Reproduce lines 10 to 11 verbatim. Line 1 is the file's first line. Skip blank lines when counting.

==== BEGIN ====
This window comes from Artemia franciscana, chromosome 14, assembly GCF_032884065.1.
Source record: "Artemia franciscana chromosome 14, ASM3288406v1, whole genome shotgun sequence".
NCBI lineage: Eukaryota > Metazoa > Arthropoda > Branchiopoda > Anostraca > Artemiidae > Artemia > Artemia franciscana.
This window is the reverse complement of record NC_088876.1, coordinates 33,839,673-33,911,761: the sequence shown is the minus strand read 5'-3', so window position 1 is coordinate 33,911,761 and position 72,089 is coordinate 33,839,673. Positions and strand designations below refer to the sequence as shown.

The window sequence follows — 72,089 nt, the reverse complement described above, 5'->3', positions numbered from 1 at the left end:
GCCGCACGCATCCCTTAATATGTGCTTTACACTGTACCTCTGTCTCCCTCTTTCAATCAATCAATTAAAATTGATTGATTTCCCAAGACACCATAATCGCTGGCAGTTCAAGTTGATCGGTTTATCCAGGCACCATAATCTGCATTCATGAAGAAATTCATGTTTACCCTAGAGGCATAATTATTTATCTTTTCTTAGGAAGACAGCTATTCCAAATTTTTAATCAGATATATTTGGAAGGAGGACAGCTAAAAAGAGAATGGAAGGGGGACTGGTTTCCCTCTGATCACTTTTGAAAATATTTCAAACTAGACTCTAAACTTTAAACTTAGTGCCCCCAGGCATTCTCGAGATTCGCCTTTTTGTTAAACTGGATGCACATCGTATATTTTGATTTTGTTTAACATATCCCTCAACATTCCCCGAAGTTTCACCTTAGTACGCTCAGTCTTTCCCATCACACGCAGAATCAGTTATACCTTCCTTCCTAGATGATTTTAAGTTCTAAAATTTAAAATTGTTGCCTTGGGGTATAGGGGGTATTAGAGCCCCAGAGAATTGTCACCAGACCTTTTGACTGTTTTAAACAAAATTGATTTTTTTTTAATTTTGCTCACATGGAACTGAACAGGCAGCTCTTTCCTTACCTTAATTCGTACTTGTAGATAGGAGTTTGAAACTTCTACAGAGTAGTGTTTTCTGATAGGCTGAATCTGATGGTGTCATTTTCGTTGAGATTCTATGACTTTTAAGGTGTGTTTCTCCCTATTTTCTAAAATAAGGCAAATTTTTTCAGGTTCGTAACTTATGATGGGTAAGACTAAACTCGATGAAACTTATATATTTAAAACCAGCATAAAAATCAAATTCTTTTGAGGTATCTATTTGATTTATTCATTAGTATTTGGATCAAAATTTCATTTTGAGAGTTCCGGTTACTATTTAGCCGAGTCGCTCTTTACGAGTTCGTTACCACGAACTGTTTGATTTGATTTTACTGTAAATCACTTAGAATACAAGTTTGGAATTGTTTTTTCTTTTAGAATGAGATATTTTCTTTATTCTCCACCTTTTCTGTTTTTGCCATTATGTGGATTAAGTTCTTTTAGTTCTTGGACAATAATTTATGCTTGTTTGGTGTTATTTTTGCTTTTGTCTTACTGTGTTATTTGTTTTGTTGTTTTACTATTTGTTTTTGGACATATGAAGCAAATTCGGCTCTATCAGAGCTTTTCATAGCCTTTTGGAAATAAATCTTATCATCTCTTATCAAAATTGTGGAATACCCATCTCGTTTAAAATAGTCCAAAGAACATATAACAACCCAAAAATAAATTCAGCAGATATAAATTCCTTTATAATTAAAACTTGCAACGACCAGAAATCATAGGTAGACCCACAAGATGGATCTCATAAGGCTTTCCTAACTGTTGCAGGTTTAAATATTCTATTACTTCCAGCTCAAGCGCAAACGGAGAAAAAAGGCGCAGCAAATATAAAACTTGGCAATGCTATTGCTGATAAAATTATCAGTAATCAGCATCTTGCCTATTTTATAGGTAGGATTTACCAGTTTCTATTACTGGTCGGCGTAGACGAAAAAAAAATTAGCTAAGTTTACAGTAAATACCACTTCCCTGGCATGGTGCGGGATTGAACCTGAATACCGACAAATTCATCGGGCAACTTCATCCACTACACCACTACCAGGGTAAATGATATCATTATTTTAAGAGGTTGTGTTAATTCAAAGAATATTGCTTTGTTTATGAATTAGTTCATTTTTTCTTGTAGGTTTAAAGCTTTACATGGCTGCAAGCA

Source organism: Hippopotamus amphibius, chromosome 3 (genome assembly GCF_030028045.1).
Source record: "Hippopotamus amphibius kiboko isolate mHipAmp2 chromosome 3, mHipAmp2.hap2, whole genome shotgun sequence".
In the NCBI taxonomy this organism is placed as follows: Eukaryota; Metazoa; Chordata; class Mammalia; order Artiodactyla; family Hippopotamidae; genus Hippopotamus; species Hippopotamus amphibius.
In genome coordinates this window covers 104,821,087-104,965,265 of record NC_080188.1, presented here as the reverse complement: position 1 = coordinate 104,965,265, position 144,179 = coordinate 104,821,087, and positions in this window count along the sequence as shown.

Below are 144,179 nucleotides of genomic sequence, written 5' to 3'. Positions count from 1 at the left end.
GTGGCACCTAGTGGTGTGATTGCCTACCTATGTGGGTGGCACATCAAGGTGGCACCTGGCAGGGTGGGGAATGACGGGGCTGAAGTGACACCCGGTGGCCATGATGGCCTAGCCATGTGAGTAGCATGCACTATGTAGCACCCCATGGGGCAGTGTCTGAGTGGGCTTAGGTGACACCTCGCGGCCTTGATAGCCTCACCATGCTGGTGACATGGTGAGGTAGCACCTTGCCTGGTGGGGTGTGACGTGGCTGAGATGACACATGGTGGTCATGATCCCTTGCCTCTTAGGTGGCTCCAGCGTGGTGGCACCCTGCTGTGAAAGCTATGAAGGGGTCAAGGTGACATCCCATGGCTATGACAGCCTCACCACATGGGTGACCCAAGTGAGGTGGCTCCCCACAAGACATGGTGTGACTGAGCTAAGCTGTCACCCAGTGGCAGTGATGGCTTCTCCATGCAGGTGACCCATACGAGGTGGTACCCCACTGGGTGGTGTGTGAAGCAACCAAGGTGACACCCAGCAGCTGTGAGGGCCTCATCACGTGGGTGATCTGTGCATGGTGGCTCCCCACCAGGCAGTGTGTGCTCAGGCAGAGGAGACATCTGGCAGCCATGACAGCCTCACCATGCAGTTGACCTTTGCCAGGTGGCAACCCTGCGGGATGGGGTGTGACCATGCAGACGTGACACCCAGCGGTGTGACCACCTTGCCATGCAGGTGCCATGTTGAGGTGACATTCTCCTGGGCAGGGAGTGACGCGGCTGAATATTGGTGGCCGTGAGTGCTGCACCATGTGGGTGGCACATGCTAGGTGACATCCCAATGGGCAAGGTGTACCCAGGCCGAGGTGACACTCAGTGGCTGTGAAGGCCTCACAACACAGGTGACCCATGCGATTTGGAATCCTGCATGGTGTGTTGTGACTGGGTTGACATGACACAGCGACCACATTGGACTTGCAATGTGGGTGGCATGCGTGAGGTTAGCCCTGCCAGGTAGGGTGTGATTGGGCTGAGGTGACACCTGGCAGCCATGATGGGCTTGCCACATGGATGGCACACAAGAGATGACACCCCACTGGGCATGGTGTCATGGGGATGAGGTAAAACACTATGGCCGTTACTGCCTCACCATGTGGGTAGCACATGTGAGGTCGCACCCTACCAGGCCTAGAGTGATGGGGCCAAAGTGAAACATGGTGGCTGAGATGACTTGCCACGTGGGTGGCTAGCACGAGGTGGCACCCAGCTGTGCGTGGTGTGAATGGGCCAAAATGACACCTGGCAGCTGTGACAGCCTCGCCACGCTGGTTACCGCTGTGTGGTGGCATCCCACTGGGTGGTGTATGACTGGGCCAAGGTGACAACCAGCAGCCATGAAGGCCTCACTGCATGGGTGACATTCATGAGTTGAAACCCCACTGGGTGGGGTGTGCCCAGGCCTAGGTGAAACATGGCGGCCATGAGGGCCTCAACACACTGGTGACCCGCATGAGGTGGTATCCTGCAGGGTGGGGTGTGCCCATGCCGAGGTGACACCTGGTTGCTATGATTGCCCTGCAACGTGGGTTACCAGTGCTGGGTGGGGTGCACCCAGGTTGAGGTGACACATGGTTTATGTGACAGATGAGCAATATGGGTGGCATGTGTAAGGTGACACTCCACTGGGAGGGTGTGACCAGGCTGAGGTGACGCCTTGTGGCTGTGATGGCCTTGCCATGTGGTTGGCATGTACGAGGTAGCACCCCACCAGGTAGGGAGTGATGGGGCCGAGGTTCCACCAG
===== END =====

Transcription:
In genome coordinates this window covers 104,821,087-104,965,265 of record NC_080188.1, presented here as the reverse complement: position 1 = coordinate 104,965,265, position 144,179 = coordinate 104,821,087, and positions in this window count along the sequence as shown.

Below are 144,179 nucleotides of genomic sequence, written 5' to 3'. Positions count from 1 at the left end.